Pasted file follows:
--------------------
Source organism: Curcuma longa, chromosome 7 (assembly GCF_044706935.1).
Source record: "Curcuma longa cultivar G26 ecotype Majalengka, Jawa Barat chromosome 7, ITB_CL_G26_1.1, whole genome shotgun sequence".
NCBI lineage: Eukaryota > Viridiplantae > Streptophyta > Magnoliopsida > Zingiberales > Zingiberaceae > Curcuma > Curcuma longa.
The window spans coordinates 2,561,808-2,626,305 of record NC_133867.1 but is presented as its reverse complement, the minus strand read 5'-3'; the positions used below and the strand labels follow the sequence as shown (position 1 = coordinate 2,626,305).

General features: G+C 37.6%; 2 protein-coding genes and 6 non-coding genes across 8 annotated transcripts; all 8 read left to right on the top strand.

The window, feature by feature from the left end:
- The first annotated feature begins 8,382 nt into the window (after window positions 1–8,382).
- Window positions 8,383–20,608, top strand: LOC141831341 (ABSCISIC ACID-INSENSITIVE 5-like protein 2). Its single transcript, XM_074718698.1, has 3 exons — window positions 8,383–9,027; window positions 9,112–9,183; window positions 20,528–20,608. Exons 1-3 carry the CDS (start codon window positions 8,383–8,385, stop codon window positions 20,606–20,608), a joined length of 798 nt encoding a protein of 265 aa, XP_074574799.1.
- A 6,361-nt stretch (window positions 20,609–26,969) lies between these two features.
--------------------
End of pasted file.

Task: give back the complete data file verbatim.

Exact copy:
Source organism: Curcuma longa, chromosome 7 (assembly GCF_044706935.1).
Source record: "Curcuma longa cultivar G26 ecotype Majalengka, Jawa Barat chromosome 7, ITB_CL_G26_1.1, whole genome shotgun sequence".
NCBI lineage: Eukaryota > Viridiplantae > Streptophyta > Magnoliopsida > Zingiberales > Zingiberaceae > Curcuma > Curcuma longa.
The window spans coordinates 2,561,808-2,626,305 of record NC_133867.1 but is presented as its reverse complement, the minus strand read 5'-3'; the positions used below and the strand labels follow the sequence as shown (position 1 = coordinate 2,626,305).

General features: G+C 37.6%; 2 protein-coding genes and 6 non-coding genes across 8 annotated transcripts; all 8 read left to right on the top strand.

The window, feature by feature from the left end:
- The first annotated feature begins 8,382 nt into the window (after window positions 1–8,382).
- Window positions 8,383–20,608, top strand: LOC141831341 (ABSCISIC ACID-INSENSITIVE 5-like protein 2). Its single transcript, XM_074718698.1, has 3 exons — window positions 8,383–9,027; window positions 9,112–9,183; window positions 20,528–20,608. Exons 1-3 carry the CDS (start codon window positions 8,383–8,385, stop codon window positions 20,606–20,608), a joined length of 798 nt encoding a protein of 265 aa, XP_074574799.1.
- A 6,361-nt stretch (window positions 20,609–26,969) lies between these two features.